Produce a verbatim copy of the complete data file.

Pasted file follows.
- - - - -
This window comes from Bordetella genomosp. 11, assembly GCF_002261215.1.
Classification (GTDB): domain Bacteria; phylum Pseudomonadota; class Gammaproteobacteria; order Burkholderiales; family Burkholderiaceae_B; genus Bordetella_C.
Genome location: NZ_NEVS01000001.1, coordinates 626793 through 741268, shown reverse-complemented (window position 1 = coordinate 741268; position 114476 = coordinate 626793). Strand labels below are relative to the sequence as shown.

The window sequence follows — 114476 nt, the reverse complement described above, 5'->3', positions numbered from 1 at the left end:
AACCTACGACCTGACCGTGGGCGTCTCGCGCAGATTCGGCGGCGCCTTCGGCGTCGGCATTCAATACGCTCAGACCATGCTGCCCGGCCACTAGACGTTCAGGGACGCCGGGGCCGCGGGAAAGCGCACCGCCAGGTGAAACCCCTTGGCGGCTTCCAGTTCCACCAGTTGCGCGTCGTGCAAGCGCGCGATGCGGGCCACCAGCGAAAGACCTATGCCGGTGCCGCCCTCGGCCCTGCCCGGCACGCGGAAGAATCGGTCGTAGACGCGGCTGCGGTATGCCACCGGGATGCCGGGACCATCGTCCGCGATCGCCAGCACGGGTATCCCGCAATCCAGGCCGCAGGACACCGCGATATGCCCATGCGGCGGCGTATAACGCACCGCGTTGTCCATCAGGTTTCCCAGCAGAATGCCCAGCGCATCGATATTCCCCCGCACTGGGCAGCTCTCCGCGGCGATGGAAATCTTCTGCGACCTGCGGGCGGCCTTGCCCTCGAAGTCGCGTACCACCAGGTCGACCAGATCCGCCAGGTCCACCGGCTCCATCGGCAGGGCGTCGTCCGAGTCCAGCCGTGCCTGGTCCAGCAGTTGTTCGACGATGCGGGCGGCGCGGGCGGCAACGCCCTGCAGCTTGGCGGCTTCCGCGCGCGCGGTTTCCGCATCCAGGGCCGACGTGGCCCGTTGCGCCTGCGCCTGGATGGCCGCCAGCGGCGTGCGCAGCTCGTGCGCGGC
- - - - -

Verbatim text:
This window comes from Bordetella genomosp. 11, assembly GCF_002261215.1.
Classification (GTDB): domain Bacteria; phylum Pseudomonadota; class Gammaproteobacteria; order Burkholderiales; family Burkholderiaceae_B; genus Bordetella_C.
Genome location: NZ_NEVS01000001.1, coordinates 626793 through 741268, shown reverse-complemented (window position 1 = coordinate 741268; position 114476 = coordinate 626793). Strand labels below are relative to the sequence as shown.

The window sequence follows — 114476 nt, the reverse complement described above, 5'->3', positions numbered from 1 at the left end:
AACCTACGACCTGACCGTGGGCGTCTCGCGCAGATTCGGCGGCGCCTTCGGCGTCGGCATTCAATACGCTCAGACCATGCTGCCCGGCCACTAGACGTTCAGGGACGCCGGGGCCGCGGGAAAGCGCACCGCCAGGTGAAACCCCTTGGCGGCTTCCAGTTCCACCAGTTGCGCGTCGTGCAAGCGCGCGATGCGGGCCACCAGCGAAAGACCTATGCCGGTGCCGCCCTCGGCCCTGCCCGGCACGCGGAAGAATCGGTCGTAGACGCGGCTGCGGTATGCCACCGGGATGCCGGGACCATCGTCCGCGATCGCCAGCACGGGTATCCCGCAATCCAGGCCGCAGGACACCGCGATATGCCCATGCGGCGGCGTATAACGCACCGCGTTGTCCATCAGGTTTCCCAGCAGAATGCCCAGCGCATCGATATTCCCCCGCACTGGGCAGCTCTCCGCGGCGATGGAAATCTTCTGCGACCTGCGGGCGGCCTTGCCCTCGAAGTCGCGTACCACCAGGTCGACCAGATCCGCCAGGTCCACCGGCTCCATCGGCAGGGCGTCGTCCGAGTCCAGCCGTGCCTGGTCCAGCAGTTGTTCGACGATGCGGGCGGCGCGGGCGGCAACGCCCTGCAGCTTGGCGGCTTCCGCGCGCGCGGTTTCCGCATCCAGGGCCGACGTGGCCCGTTGCGCCTGCGCCTGGATGGCCGCCAGCGGCGTGCGCAGCTCGTGCGCGGC